Although this tutorial uses Oracle as a database, the table definitions are easily converted to other database management systems. After the tables are created in your own DBMS, this app and the others that follow will run just fine.

What's a Role?
A role is like a user group. It can have specific rights granted to it. These rights can be table access or possible system administration capabilities.
After a role is created, you can grant users access to the role. When a user is granted access to a role, that user can perform all of the functions granted to the role. Users can also be granted to several roles at one time. Many users can also be granted to a single role. This flexible structure allows complex database security schemes to be implemented without much work.

The role that you created is called ia_user, for "intranet app" user. The user that you created shares the same name, ia_user. The user is granted to the role. Therefore, all of the granting that is done in the creation SQL is only to the role.

The SQL code to create the user and role is on the DVD in the examples directory for this chapter. It is in a file called user.sql. This file is Oracle-specific, but should work on other databases with little or no modifications.

Finally, Listing 13.1 is the SQL commands to create the database.

Listing 13.1. The Employee table creation SQL.
/* Create the table */
create table emp_t
emp_id number( 5 ) not null,
first_name char( 40 ) not null,
mid_name char( 40 ),
last_name char( 40 ) not null,
ssn char( 15 ),
addr_line_1 char( 80 ),
addr_line_2 char( 80 ),
city char( 80 ),
state char( 80 ),
zip_code char( 20 ),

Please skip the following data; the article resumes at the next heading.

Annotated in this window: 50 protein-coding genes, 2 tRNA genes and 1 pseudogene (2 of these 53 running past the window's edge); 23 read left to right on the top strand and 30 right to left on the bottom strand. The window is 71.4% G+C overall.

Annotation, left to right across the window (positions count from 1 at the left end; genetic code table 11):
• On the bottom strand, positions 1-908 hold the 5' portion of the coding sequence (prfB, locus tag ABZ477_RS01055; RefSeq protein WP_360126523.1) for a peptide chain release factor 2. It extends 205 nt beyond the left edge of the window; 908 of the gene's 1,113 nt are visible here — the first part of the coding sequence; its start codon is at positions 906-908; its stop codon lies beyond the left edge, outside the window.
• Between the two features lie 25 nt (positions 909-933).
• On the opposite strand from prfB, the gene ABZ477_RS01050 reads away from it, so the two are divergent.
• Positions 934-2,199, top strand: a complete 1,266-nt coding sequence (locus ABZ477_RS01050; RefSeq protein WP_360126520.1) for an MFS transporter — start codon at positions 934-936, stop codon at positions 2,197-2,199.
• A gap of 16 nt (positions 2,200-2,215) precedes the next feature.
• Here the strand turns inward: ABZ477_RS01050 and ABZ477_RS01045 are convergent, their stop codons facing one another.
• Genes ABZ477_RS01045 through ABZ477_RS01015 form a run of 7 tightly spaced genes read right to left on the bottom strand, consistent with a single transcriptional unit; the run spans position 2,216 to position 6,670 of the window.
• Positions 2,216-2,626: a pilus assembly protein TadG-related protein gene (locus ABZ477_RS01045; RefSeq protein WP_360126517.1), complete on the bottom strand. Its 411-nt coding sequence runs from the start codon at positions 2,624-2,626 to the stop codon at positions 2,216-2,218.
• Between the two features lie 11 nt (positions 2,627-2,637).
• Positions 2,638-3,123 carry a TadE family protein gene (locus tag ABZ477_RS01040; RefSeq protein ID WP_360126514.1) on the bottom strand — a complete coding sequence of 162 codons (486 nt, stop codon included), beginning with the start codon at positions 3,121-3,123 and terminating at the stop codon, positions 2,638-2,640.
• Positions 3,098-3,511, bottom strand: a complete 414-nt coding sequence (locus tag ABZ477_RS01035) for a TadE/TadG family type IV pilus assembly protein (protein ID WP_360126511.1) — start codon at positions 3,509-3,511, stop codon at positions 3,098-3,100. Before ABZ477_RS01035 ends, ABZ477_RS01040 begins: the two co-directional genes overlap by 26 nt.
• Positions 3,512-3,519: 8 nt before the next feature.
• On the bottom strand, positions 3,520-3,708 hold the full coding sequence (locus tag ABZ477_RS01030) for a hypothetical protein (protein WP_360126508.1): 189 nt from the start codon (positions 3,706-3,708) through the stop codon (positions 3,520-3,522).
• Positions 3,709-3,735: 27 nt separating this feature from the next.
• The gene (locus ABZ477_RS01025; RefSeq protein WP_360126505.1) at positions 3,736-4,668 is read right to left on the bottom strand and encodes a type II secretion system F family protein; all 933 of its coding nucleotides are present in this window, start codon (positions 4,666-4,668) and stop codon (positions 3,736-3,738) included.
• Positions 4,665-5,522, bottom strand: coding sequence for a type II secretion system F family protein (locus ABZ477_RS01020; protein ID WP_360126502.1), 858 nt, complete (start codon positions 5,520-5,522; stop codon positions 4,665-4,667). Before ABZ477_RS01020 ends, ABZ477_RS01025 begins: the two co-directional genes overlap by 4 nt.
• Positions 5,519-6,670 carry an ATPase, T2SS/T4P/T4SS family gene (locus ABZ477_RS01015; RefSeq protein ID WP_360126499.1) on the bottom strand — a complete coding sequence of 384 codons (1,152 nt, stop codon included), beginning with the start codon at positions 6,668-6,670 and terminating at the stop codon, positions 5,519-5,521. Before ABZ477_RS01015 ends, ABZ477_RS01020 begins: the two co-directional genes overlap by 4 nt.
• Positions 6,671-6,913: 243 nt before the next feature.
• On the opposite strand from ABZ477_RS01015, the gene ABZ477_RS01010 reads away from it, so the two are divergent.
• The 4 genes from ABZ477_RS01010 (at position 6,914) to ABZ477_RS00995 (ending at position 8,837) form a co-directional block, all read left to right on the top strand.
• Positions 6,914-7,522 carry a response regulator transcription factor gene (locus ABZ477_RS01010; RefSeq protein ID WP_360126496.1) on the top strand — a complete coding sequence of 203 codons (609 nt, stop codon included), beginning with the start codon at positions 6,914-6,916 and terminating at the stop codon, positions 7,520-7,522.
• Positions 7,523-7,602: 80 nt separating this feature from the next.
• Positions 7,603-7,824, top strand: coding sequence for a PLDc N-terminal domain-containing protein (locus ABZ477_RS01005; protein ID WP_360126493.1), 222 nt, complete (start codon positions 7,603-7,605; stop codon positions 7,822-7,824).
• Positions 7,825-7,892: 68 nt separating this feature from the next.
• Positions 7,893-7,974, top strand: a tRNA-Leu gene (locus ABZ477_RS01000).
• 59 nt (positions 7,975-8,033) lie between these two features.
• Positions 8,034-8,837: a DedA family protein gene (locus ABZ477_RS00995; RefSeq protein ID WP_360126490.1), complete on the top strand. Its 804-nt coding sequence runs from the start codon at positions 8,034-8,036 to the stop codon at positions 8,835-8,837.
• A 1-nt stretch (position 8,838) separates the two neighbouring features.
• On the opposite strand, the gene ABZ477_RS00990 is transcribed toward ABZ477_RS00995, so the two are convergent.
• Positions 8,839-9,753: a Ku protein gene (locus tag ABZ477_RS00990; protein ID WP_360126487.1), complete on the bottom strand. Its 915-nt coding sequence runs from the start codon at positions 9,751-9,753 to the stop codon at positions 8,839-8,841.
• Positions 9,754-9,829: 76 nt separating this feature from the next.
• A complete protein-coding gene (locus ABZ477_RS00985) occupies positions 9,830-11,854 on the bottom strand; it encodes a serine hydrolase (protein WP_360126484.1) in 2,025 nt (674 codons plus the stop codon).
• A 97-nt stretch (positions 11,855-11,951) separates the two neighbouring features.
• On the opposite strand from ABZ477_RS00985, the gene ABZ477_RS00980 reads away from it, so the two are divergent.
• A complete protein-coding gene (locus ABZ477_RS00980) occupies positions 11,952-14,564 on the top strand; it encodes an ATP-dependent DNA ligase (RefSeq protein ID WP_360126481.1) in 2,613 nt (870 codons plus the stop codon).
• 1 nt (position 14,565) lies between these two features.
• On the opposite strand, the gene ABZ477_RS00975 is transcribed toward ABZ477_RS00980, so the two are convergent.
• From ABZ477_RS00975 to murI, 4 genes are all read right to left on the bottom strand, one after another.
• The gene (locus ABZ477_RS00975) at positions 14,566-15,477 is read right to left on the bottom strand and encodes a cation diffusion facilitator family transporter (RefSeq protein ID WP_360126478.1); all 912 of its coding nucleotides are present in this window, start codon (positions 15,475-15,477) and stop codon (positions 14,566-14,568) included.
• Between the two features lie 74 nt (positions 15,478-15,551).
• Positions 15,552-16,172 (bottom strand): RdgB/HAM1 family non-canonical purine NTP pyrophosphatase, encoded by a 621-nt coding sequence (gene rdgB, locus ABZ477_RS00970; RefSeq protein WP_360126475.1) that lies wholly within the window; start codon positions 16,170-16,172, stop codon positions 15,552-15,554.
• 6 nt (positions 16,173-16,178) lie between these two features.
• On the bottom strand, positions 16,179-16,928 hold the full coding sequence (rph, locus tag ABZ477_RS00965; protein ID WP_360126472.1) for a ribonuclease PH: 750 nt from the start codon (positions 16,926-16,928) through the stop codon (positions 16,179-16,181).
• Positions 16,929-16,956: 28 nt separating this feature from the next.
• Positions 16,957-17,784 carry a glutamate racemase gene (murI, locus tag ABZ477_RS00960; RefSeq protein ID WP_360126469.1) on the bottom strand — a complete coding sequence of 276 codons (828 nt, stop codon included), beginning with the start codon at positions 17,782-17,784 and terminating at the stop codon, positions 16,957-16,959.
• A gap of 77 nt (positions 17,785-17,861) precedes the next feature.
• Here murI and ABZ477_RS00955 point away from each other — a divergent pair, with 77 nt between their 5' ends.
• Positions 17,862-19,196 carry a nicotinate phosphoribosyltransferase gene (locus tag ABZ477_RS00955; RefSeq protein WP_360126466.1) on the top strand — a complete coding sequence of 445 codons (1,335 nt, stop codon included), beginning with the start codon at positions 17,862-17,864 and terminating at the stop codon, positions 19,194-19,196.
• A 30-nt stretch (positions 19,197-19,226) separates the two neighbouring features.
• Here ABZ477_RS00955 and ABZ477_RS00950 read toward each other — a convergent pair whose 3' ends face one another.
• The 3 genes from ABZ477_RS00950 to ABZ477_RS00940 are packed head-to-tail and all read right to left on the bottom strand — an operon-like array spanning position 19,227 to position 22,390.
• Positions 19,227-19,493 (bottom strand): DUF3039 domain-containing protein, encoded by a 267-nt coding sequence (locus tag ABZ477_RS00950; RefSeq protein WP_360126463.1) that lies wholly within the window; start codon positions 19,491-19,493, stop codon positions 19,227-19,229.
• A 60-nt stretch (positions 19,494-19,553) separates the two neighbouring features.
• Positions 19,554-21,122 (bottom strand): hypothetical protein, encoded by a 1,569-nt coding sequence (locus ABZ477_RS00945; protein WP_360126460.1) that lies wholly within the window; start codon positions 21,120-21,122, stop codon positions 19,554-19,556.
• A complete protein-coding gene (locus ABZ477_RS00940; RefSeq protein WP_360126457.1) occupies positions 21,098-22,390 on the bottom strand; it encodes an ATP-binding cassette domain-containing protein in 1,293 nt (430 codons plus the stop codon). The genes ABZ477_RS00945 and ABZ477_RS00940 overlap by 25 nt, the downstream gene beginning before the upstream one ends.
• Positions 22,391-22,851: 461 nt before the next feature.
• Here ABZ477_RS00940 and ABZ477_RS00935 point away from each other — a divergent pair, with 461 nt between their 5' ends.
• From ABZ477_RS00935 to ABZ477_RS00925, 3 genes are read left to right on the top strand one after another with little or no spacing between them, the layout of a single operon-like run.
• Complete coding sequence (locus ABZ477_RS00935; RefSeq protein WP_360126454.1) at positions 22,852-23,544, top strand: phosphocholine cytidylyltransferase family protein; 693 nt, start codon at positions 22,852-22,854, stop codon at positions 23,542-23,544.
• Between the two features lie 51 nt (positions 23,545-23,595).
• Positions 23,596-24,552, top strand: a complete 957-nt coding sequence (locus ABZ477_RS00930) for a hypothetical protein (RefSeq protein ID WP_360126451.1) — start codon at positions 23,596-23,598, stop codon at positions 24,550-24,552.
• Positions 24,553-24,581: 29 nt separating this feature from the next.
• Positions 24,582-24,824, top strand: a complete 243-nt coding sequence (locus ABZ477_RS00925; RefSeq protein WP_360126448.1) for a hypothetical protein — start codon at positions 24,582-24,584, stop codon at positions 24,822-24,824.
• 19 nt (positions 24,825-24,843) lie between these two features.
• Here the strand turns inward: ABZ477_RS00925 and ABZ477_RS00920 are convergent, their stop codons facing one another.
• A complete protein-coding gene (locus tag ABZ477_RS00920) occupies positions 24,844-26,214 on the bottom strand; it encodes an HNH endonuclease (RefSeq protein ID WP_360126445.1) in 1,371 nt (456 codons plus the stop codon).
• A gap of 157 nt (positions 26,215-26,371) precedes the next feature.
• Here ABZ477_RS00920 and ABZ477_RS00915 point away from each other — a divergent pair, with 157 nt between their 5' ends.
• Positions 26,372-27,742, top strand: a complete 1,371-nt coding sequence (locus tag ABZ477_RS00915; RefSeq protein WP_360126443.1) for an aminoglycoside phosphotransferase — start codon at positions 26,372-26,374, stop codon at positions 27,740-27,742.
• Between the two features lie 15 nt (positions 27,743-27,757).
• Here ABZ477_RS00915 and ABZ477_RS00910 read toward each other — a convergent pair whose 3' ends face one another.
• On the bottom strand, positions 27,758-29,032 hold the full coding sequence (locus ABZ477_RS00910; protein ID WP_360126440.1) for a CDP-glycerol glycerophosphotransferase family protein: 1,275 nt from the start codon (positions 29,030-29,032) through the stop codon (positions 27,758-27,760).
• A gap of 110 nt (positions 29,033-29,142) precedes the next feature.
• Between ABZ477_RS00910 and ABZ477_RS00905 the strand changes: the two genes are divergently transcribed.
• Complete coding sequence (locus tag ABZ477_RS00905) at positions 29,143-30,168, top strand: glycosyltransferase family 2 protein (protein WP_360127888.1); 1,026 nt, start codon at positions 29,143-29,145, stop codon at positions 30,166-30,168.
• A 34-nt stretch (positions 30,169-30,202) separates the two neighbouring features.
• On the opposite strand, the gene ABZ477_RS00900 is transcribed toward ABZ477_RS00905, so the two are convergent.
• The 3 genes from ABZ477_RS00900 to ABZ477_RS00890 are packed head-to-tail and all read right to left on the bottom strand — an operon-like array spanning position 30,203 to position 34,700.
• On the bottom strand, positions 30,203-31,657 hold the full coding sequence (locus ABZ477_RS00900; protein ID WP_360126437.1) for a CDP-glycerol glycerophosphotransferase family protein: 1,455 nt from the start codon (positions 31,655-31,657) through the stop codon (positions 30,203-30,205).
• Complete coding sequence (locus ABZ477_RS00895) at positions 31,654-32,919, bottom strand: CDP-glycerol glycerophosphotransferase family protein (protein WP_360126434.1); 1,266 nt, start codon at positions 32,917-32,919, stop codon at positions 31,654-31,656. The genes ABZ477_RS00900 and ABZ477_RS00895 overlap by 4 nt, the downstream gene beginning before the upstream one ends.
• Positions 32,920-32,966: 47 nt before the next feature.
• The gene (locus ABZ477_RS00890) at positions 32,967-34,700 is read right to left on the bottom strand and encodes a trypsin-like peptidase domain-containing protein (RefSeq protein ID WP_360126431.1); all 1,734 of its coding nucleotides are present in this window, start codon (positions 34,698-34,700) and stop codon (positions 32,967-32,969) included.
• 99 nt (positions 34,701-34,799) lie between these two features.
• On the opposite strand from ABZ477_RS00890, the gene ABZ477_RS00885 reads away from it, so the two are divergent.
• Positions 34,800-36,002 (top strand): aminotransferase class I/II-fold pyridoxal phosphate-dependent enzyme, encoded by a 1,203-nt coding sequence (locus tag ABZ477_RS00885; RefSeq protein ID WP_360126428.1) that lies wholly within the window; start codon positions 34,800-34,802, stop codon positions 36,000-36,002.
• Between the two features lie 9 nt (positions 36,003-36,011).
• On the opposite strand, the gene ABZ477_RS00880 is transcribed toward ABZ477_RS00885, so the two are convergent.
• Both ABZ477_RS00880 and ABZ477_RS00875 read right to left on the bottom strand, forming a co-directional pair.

salary number( 7,2 ) not null,
home_phone_nbr char( 20 ),
work_ext_nbr char( 20 ),
in_out_ind char( 1 ) default 'N' not null
/* Create a primary key */
alter table emp_t
primary key
/* Create the synonym */
create public synonym emp for emp_t ;

The SQL in Listing 13.1 is quite generic, but it might not work on every database. This particular SQL has been tested with Oracle.

The code in Listing 13.1 does not work with ODBC.

The first SQL clause creates the table emp_t. The second clause creates a primary key using the emp_id column. Making this the primary key ensures that the values in the column are unique across all rows. Lastly, the public synonym emp is created for the table emp_t. After you create the table, you are ready to build the app.


The rest of this chapter discusses the implementation of the Employee Files program. The first feature discussed is the user interface and how it is created. Second, the database access used in the program is discussed. Finally, you learn about any coding pitfalls that came up during the app construction. Each sample app in this tutorial uses a different approach to developing the user interface. This variety shows the different ways you can do your own interfaces. Hopefully, you get a cross-section of many different styles and can choose the one that suits you the best.

User Interface

The screen layout for this app is presented in a nice manner that is achieved through the use of a GridBagLayout. This ogre of a layout manager is difficult to work with, but when it is tamed it can provide wonderful layout capabilities.

The JifPanel class provides a method called addWithConstraints() that allows you to specify GridBagLayout constraints in a simple manner and add them with the component to the layout. It is used throughout many of the apps in this chapter.

Listing 13.2 gives the user interface construction code for the Employee program.

Listing 13.2. Employee files interface construction source code.
//* Members &nb sp; *

Label l_emp_id;
Label l_fn;
Label l_mn;
Label l_ssn;
Label l_ln;
Label l_address;
Label l_city;
Label l_state;
Label l_zc;
Label l_salary;
Label l_home_phone_nbr;
Label l_work_ext_nbr;
Label l_in_out_ind;

JifTextField emp_id;
JifTextField first_name;
JifTextField mid_name;
JifTextField ssn;
JifTextField last_name;
JifTextField addr_line_1;
JifTextField addr_line_2;
JifTextField city;
JifTextField state;
JifTextField zip_code;
JifTextField salary;
JifTextField home_phone_nbr;
JifTextField work_ext_nbr;

JifCheckbox in_out_ind;

//* Constructor ; *

EmployeeUI( SimpleDBJiflet jiflet )
super( jiflet );

GridBagLayout gbl = new GridBagLayout();

int cw[] = { 14, 14, 14, 14, 14, 14, 14, 14, 14, 14, 14, 14, 14, 14,